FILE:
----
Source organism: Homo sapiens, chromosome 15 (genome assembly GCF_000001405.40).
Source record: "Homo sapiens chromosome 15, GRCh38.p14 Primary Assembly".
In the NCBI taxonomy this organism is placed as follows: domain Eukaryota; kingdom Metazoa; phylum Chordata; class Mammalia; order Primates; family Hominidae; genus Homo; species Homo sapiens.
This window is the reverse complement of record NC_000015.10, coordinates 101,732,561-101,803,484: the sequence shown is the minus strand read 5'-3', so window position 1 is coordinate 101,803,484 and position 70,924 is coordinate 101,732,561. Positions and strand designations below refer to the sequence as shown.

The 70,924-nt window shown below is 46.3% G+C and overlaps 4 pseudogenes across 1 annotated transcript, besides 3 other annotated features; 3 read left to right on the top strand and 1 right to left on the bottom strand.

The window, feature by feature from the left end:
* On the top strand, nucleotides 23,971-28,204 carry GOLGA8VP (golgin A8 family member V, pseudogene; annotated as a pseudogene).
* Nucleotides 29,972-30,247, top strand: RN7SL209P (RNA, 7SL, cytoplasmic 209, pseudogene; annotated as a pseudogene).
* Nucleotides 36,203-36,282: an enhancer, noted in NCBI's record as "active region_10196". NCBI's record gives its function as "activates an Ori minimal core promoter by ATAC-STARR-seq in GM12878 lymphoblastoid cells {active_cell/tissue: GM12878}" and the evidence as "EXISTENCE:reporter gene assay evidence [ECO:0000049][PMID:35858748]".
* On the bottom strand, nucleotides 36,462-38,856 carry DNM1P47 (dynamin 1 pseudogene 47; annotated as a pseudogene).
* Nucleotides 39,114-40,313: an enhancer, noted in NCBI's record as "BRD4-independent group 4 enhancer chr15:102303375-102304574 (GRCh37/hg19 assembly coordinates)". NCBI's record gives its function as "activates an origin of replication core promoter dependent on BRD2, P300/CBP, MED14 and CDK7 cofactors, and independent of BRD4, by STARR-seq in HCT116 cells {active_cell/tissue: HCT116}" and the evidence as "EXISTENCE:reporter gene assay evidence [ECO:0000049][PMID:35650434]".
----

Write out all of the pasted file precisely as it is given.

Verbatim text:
Source organism: Homo sapiens, chromosome 15 (genome assembly GCF_000001405.40).
Source record: "Homo sapiens chromosome 15, GRCh38.p14 Primary Assembly".
In the NCBI taxonomy this organism is placed as follows: domain Eukaryota; kingdom Metazoa; phylum Chordata; class Mammalia; order Primates; family Hominidae; genus Homo; species Homo sapiens.
This window is the reverse complement of record NC_000015.10, coordinates 101,732,561-101,803,484: the sequence shown is the minus strand read 5'-3', so window position 1 is coordinate 101,803,484 and position 70,924 is coordinate 101,732,561. Positions and strand designations below refer to the sequence as shown.

The 70,924-nt window shown below is 46.3% G+C and overlaps 4 pseudogenes across 1 annotated transcript, besides 3 other annotated features; 3 read left to right on the top strand and 1 right to left on the bottom strand.

The window, feature by feature from the left end:
* On the top strand, nucleotides 23,971-28,204 carry GOLGA8VP (golgin A8 family member V, pseudogene; annotated as a pseudogene).
* Nucleotides 29,972-30,247, top strand: RN7SL209P (RNA, 7SL, cytoplasmic 209, pseudogene; annotated as a pseudogene).
* Nucleotides 36,203-36,282: an enhancer, noted in NCBI's record as "active region_10196". NCBI's record gives its function as "activates an Ori minimal core promoter by ATAC-STARR-seq in GM12878 lymphoblastoid cells {active_cell/tissue: GM12878}" and the evidence as "EXISTENCE:reporter gene assay evidence [ECO:0000049][PMID:35858748]".
* On the bottom strand, nucleotides 36,462-38,856 carry DNM1P47 (dynamin 1 pseudogene 47; annotated as a pseudogene).
* Nucleotides 39,114-40,313: an enhancer, noted in NCBI's record as "BRD4-independent group 4 enhancer chr15:102303375-102304574 (GRCh37/hg19 assembly coordinates)". NCBI's record gives its function as "activates an origin of replication core promoter dependent on BRD2, P300/CBP, MED14 and CDK7 cofactors, and independent of BRD4, by STARR-seq in HCT116 cells {active_cell/tissue: HCT116}" and the evidence as "EXISTENCE:reporter gene assay evidence [ECO:0000049][PMID:35650434]".